Family holds fundraiser to draw awareness to rare disease

Chris Morrison

Sharon Slifer’s son Chris Morrison died of neurofibromatosis (NF) five years ago. Today, she hopes to honor him by raising awareness of the rare disease.

At 7 tonight, Slifer will hold an event called “Paint to Cure NF” at Brewbakers Restaurant in Winchester. The event will raise funds for the Children’s Tumor Foundation, an organization that funds neurofibromatosis research and awareness campaigns.

May is NF Awareness Month, Slifer and her sister Donna Shackelford noted. Awareness, they said, forms a large part of why they want to hold the event.

“That’s all we want – – is we want people to know,” Shackelford said.

That’s because, although the most common variant of NF, NF1, affects 1 in 3,000 to 4,000 people, according to the National Institute of Health’s genetics home reference guide, few people are aware it exists.

“When she told me what my nephew had, I had no idea,” Slifer said.

Morrison had the disease for 17 years before dying at the age of 34, Slifer said. The disease brought him constant pain, as tumors inside of his body pressed against nerves. Over time, the tumors grew larger, increasing his pain levels.

“The pain level increases exponentially,” Shackelford said.

Despite that, Shackelford and Slifer described Morrison as a positive person who dealt with the disease.

“Chris, you know, he had dreams,” Shackelford said. “And when NF took those dreams, you didn’t hear him crying to mum about it. And you wouldn’t have known the pain or anything that he was going through.”

According to Slifer, Morrison mostly stayed off pain medicine until the end of his life.

“He worked until he couldn’t stand,” Slifer said. “He was just adamant about the fact that he was going to ‘be normal.'”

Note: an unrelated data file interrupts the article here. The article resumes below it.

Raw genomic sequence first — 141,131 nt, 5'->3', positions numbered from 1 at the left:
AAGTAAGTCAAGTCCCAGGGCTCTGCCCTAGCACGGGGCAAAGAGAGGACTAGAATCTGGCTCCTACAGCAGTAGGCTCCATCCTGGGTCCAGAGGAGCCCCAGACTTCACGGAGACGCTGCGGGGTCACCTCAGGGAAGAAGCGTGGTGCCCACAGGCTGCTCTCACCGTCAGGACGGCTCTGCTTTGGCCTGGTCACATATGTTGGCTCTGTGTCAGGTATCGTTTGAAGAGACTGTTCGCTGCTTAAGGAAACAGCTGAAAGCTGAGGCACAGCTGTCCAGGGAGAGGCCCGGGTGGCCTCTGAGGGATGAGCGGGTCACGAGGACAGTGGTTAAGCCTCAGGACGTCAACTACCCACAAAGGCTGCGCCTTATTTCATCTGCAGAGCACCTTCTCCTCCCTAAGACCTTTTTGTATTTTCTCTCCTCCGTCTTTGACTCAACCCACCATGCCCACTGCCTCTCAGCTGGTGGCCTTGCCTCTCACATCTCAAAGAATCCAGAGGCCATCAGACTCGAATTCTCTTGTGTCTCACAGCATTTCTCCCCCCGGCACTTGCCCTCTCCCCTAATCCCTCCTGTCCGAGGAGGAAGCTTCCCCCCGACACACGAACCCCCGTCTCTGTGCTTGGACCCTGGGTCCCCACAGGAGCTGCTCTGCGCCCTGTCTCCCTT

Before Morrison died, Slifer said, she did not actively raise funds for the Children’s Tumor Foundation or other organizations that raise money for NF. She said that she had proposed to Morrison doing something like Relay for Life but for neurofibromatosis instead of cancer.

“He was like, ‘Mom, I don’t want to be the poster boy for NF,'” Slifer said. “I want to live my life and be normal.”

But since Morrison’s death, Slifer has become increasingly involved in raising funds for NF — especially as she has seen people diagnosed with the disease at younger and younger ages. She credits the early diagnosis with increased awareness about the disease and says that Morrison likely had the disease when he was 7 years old.

She said that at that age, when he was in the second grade, his doctor found an odd static in Morrison’s brain but couldn’t say what was causing it.

“The tumors were so small they could not be seen,” Slifer said.

Slifer said that she brought in a person from outside of Winchester to hold the paint night because that person is “extremely nice with helping people.” She said that at painting nights, you show up at a location with a ticket and are provided with painting materials and instructions. No experience required.

Slifer said that everyone will be painting turtles, noting that she chose the animal because of the restaurant they’ll be painting in.

“Brewbakers has this thing about turtles, so I chose the turtles because we’re going to be doing it there,” Slifer said.

But Shackelford, who says that she “can’t paint my fingernails,” has her doubts about why Slifer chose the animal.

“Honestly, I thought you did that to torture me because it’s my first time,” Shackelford said. “And I can’t paint or draw.”

Tickets for the event cost $45. Fifteen dollars of each ticket will go to the Children’s Tumor Foundation.

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